August 16, 2018

How Data Science and Open Science are Transforming Research Ethics: Edward Freeland at CITP

How are data science and  open science movement transforming how researchers manage research ethics? And how are these changes influencing public trust in social research?

 

I’m here at the Center for IT Policy to hear a talk by Edward P. Freeland. Edward is the associate director of the Princeton University Survey Research Center and a lecturer at the Woodrow Wilson School of Public and International Affairs. Edward has been a member of Princeton’s Institutional Review Board since 2005 and currently serves as chair.

Edward starts out by telling us about about his family’s annual Christmas card. Every year, his family loses track of a few people, and he ends up having to try to track someone down. For several years, they sent the postcard to Ed’s wife’s cousin Billy to someone in Hartford CT, but it turns out that the address was not their cousin Billy but a retired neurosurgeon. To resolve this problem this year, Edward and his wife filled out more information about their family members into an app. Along the way, he learned just how much information about people is available on the internet. While technology makes it possible to keep track of family members more easily, some of that data might be more than people want to be known.

How does this relate to research ethics? Edward tells us about the principles that currently shape research ethics in the United States. These principles come from the 1978 Belmont Report, which was prompted in party by the Tuskeegee Syphilis Study, a horrifying medical study that ran for forty years. In the US, universities now have to do research focused on respect for persons, beneficence, and justice.

In practice, what do university ethics boards (IRBs) care about? Edward and his colleagues compiled a list of the issues that ethics boards into a single slide:

When it comes to privacy, what to university ethics boards care about? Federal regulations focus on any disclosure of the human subjects’ responses outside of the research and the risk that it would expose people to. In practice, the ethics board expects researchers to adopt procedural safeguards around who can access data and how it’s protected.

In the past, studies would basically conclude after the researchers publish the research. But the practice of research has been changing. Advocates of open science have worked to reduce fraud, prevent burying of unexpected results, enhance funder/taxpayer impact, strengthen, the integrity of scientific work, work through crowdsourcing or citizen science, and collaborate in new ways. Edward tells about the Open Science Collaboration, which tried in 2015 to replicate a hundred studies from across psychology, and who often failed to do so. Now others are trying to ask similar questions across other fields including cancer research.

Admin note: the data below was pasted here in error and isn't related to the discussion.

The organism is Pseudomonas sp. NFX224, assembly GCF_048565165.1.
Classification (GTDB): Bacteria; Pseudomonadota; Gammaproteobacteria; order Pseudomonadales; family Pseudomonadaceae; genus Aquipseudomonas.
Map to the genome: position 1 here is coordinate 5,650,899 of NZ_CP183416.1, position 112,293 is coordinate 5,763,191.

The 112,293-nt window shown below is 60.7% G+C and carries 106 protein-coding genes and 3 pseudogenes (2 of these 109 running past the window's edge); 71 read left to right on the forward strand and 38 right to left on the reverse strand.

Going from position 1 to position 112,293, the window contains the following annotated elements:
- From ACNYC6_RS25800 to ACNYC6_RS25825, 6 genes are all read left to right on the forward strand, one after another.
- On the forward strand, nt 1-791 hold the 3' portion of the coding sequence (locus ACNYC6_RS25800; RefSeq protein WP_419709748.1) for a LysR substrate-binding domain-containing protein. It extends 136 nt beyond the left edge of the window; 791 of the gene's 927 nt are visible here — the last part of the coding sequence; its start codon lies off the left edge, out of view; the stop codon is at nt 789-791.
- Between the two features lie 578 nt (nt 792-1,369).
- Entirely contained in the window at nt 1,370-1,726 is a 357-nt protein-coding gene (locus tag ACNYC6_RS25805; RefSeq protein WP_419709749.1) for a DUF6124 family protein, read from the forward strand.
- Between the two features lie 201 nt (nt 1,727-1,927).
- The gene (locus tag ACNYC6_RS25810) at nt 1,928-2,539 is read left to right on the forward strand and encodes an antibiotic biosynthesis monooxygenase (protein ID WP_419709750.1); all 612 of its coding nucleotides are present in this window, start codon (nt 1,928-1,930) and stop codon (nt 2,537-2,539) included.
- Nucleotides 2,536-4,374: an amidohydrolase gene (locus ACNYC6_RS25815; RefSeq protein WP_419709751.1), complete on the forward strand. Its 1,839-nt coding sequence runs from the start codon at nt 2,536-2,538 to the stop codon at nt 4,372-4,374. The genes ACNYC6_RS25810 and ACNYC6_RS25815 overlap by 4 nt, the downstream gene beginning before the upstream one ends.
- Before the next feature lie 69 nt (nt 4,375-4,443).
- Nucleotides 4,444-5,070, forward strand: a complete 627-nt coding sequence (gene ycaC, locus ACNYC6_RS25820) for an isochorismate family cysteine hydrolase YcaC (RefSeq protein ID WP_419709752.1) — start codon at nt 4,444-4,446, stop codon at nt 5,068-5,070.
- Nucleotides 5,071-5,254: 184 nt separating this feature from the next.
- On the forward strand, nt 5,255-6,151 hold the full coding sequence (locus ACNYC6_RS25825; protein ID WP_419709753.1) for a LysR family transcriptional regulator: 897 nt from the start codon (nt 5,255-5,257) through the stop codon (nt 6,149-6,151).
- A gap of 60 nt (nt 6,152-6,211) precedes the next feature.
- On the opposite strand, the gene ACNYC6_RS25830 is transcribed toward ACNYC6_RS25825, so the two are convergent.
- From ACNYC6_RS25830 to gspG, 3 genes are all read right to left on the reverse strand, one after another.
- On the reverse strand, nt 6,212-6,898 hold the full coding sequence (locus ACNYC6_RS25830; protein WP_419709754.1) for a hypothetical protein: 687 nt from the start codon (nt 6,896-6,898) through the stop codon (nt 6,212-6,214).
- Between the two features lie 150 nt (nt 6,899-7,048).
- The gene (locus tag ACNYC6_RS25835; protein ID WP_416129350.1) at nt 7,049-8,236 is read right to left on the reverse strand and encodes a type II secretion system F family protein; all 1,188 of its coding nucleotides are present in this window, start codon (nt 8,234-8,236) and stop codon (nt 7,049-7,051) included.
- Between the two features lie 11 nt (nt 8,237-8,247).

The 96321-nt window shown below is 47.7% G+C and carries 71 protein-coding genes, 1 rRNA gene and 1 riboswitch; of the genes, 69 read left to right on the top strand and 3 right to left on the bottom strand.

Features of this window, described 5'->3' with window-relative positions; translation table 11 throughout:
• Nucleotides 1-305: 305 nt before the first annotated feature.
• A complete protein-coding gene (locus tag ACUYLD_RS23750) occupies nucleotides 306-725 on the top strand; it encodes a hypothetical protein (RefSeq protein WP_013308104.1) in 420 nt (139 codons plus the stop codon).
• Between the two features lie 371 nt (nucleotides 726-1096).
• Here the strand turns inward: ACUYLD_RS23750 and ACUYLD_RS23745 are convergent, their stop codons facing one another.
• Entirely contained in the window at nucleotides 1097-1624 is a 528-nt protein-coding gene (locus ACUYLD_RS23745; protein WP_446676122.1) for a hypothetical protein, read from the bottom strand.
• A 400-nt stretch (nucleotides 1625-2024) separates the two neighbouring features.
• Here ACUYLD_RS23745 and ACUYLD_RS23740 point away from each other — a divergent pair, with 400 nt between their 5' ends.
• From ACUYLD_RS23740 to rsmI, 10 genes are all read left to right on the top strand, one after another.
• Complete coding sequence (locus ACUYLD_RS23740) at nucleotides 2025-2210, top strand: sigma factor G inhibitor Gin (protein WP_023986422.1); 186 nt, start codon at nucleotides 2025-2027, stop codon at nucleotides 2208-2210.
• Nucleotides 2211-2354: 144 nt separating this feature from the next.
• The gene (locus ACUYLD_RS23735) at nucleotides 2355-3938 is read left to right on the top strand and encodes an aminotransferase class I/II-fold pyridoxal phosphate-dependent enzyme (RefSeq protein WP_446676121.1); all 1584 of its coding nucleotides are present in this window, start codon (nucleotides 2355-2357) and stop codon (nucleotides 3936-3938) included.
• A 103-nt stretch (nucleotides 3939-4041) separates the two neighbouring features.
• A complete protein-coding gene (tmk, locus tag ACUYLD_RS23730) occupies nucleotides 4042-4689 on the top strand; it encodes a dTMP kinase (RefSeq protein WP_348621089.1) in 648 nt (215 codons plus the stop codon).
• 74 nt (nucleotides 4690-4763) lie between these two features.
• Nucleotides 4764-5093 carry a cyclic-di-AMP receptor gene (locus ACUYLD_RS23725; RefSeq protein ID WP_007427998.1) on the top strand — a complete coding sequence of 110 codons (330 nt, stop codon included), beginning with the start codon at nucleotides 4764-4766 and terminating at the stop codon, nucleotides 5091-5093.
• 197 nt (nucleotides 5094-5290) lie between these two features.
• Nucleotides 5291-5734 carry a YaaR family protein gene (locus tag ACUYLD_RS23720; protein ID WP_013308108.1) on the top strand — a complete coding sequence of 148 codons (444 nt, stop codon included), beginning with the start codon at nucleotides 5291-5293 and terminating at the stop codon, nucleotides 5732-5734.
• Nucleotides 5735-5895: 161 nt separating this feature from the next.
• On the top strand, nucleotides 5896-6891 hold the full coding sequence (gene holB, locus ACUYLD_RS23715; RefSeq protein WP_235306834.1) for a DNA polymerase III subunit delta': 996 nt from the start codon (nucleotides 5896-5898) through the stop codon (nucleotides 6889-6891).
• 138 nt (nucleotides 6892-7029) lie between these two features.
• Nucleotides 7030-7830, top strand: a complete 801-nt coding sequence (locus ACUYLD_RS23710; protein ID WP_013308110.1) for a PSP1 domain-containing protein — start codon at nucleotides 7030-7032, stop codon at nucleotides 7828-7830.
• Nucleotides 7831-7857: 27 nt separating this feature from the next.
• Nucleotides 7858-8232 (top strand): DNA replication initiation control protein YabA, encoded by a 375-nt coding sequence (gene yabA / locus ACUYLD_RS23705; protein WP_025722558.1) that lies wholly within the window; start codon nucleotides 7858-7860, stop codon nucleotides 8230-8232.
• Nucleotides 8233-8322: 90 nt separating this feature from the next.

In just a few years, the Center for Open Science has supported many researchers and journals to pre-register and publish the details of their research. Other organizations are also developing similar initiatives, such as clinicaltrials.gov.

Many in the open science movement suggest that researchers archive and share data, even after submitting a manuscript. Some people use a data sharing agreement to protect data used by others. Others prepare datafiles from their research for public use. But publishing data introduces privacy risks for participants in research. While US legislation HIPAA covers medical data, there aren’t authoritative norms or guidelines around sharing that data.

Many people turn to anonymization as a way to protect the information of people who participate in research. But does it really work? The landscape of data re-identification is changing from year to year, but the consensus is that anonymization doesn’t tend to work. As Matt Salganik points out in his book Bit By Bit, we should assume that all data are potentially identifiable and potentially sensitive. Where might we need to be concerned about potential problems?

  • People are sometimes recruited to join survey panels where they answer many questions over the years. Because this data is highly-dimensional, it may be very easy to re-identify people
  • Distributed anonymous workforces like Amazon Mechanical Turk also represent a privacy risk. The ID codes aren’t anonymous: you can google people’s IDs and find people’s comments on various Amazon products
  • Re-identification attacks, which draw together data from many sources to find someone, are becoming more common

Public Confidence in Science

How we treat people’s data affects public confidence in science– not only how people interpret what we learn, but also people’s likelihood to participate in research. Edward tells us that survey response rates have been dropping, even when surveys are conducted by the government. American society has always had a fringe movement of people who resisted government data collection. If those people gain access to the levers of power, they may be able to influence the government’s likelihood to collect data that could inform the public on important issues.

Edward tells us that very few people expect their data to be kept private and secure, according to research by Pew. When combined with declining trust in institutions, concerns about privacy may be one reason that fewer people are responding to surveys.

At the same time, many people are organizing to try to resist surveying by the US government. Some political and activist groups have been filming their interactions with survey collectors, harassing them, and claiming that researchers or the government have secret. As researchers try to uphold public trust by doing trustworthy, beneficial research, we need to be aware of the social and political forces that influence how people think about research.